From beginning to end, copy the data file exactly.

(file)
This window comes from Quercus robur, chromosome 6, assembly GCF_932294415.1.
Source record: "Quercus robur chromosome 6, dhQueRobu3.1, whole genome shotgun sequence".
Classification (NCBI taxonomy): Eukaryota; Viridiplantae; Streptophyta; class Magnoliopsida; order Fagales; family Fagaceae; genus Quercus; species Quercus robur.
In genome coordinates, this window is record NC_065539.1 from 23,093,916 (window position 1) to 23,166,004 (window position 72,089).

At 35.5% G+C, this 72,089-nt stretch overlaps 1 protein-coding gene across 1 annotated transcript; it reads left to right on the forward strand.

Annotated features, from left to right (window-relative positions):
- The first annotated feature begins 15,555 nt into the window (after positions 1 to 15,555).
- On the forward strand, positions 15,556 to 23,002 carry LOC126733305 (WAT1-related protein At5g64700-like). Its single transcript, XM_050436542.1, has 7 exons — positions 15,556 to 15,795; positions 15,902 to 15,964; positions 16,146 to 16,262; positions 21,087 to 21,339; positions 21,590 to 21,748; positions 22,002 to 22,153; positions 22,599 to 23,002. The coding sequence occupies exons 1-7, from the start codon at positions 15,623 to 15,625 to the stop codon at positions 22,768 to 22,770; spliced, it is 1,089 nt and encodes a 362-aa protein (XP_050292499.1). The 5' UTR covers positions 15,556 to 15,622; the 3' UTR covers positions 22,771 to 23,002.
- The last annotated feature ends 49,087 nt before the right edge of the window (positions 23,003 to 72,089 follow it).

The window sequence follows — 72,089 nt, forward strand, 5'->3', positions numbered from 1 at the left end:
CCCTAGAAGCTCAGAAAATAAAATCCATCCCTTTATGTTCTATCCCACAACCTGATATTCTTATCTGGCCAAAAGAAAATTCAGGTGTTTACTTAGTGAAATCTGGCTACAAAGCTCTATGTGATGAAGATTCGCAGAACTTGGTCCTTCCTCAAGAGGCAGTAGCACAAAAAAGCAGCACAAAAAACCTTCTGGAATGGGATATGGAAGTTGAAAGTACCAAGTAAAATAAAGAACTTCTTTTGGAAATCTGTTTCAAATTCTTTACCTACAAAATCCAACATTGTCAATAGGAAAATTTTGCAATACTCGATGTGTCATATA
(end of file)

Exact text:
This window comes from Quercus robur, chromosome 6, assembly GCF_932294415.1.
Source record: "Quercus robur chromosome 6, dhQueRobu3.1, whole genome shotgun sequence".
Classification (NCBI taxonomy): Eukaryota; Viridiplantae; Streptophyta; class Magnoliopsida; order Fagales; family Fagaceae; genus Quercus; species Quercus robur.
In genome coordinates, this window is record NC_065539.1 from 23,093,916 (window position 1) to 23,166,004 (window position 72,089).

At 35.5% G+C, this 72,089-nt stretch overlaps 1 protein-coding gene across 1 annotated transcript; it reads left to right on the forward strand.

Annotated features, from left to right (window-relative positions):
- The first annotated feature begins 15,555 nt into the window (after positions 1 to 15,555).
- On the forward strand, positions 15,556 to 23,002 carry LOC126733305 (WAT1-related protein At5g64700-like). Its single transcript, XM_050436542.1, has 7 exons — positions 15,556 to 15,795; positions 15,902 to 15,964; positions 16,146 to 16,262; positions 21,087 to 21,339; positions 21,590 to 21,748; positions 22,002 to 22,153; positions 22,599 to 23,002. The coding sequence occupies exons 1-7, from the start codon at positions 15,623 to 15,625 to the stop codon at positions 22,768 to 22,770; spliced, it is 1,089 nt and encodes a 362-aa protein (XP_050292499.1). The 5' UTR covers positions 15,556 to 15,622; the 3' UTR covers positions 22,771 to 23,002.
- The last annotated feature ends 49,087 nt before the right edge of the window (positions 23,003 to 72,089 follow it).

The window sequence follows — 72,089 nt, forward strand, 5'->3', positions numbered from 1 at the left end:
CCCTAGAAGCTCAGAAAATAAAATCCATCCCTTTATGTTCTATCCCACAACCTGATATTCTTATCTGGCCAAAAGAAAATTCAGGTGTTTACTTAGTGAAATCTGGCTACAAAGCTCTATGTGATGAAGATTCGCAGAACTTGGTCCTTCCTCAAGAGGCAGTAGCACAAAAAAGCAGCACAAAAAACCTTCTGGAATGGGATATGGAAGTTGAAAGTACCAAGTAAAATAAAGAACTTCTTTTGGAAATCTGTTTCAAATTCTTTACCTACAAAATCCAACATTGTCAATAGGAAAATTTTGCAATACTCGATGTGTCATATA